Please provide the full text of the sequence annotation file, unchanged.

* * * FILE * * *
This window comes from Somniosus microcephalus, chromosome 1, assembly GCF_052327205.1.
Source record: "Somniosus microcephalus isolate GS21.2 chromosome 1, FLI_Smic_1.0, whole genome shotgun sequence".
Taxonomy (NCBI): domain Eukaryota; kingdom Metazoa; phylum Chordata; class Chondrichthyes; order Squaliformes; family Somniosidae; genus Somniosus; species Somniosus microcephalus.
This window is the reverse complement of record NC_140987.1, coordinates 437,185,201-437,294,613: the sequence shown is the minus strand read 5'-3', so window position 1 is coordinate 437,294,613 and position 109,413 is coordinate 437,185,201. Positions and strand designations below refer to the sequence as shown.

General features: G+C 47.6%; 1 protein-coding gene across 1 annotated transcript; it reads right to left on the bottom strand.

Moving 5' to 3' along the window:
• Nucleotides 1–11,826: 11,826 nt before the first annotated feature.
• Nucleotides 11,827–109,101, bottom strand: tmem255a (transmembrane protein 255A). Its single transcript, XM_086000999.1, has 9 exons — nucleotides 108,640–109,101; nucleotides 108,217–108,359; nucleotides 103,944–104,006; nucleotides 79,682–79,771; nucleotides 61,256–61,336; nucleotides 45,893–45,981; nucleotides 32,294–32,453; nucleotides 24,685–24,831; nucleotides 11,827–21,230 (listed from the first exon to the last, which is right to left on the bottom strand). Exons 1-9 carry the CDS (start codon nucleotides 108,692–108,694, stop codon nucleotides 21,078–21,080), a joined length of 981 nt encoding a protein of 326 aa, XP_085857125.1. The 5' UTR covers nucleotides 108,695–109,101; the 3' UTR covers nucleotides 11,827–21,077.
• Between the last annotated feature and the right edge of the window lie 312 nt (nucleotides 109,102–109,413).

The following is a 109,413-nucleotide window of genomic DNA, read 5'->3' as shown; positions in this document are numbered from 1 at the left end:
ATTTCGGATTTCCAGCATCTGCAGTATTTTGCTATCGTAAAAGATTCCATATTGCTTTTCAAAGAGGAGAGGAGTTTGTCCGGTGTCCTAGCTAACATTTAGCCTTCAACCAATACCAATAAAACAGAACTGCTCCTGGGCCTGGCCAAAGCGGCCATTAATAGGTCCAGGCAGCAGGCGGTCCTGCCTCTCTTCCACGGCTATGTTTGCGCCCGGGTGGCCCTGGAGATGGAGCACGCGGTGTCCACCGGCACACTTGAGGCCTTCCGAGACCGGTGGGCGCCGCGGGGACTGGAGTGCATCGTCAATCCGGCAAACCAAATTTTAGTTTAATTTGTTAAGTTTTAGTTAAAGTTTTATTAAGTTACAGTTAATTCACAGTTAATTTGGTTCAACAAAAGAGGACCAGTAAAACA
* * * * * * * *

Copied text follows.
This window comes from Somniosus microcephalus, chromosome 1, assembly GCF_052327205.1.
Source record: "Somniosus microcephalus isolate GS21.2 chromosome 1, FLI_Smic_1.0, whole genome shotgun sequence".
Taxonomy (NCBI): domain Eukaryota; kingdom Metazoa; phylum Chordata; class Chondrichthyes; order Squaliformes; family Somniosidae; genus Somniosus; species Somniosus microcephalus.
This window is the reverse complement of record NC_140987.1, coordinates 437,185,201-437,294,613: the sequence shown is the minus strand read 5'-3', so window position 1 is coordinate 437,294,613 and position 109,413 is coordinate 437,185,201. Positions and strand designations below refer to the sequence as shown.

General features: G+C 47.6%; 1 protein-coding gene across 1 annotated transcript; it reads right to left on the bottom strand.

Moving 5' to 3' along the window:
• Nucleotides 1–11,826: 11,826 nt before the first annotated feature.
• Nucleotides 11,827–109,101, bottom strand: tmem255a (transmembrane protein 255A). Its single transcript, XM_086000999.1, has 9 exons — nucleotides 108,640–109,101; nucleotides 108,217–108,359; nucleotides 103,944–104,006; nucleotides 79,682–79,771; nucleotides 61,256–61,336; nucleotides 45,893–45,981; nucleotides 32,294–32,453; nucleotides 24,685–24,831; nucleotides 11,827–21,230 (listed from the first exon to the last, which is right to left on the bottom strand). Exons 1-9 carry the CDS (start codon nucleotides 108,692–108,694, stop codon nucleotides 21,078–21,080), a joined length of 981 nt encoding a protein of 326 aa, XP_085857125.1. The 5' UTR covers nucleotides 108,695–109,101; the 3' UTR covers nucleotides 11,827–21,077.
• Between the last annotated feature and the right edge of the window lie 312 nt (nucleotides 109,102–109,413).

The following is a 109,413-nucleotide window of genomic DNA, read 5'->3' as shown; positions in this document are numbered from 1 at the left end:
ATTTCGGATTTCCAGCATCTGCAGTATTTTGCTATCGTAAAAGATTCCATATTGCTTTTCAAAGAGGAGAGGAGTTTGTCCGGTGTCCTAGCTAACATTTAGCCTTCAACCAATACCAATAAAACAGAACTGCTCCTGGGCCTGGCCAAAGCGGCCATTAATAGGTCCAGGCAGCAGGCGGTCCTGCCTCTCTTCCACGGCTATGTTTGCGCCCGGGTGGCCCTGGAGATGGAGCACGCGGTGTCCACCGGCACACTTGAGGCCTTCCGAGACCGGTGGGCGCCGCGGGGACTGGAGTGCATCGTCAATCCGGCAAACCAAATTTTAGTTTAATTTGTTAAGTTTTAGTTAAAGTTTTATTAAGTTACAGTTAATTCACAGTTAATTTGGTTCAACAAAAGAGGACCAGTAAAACA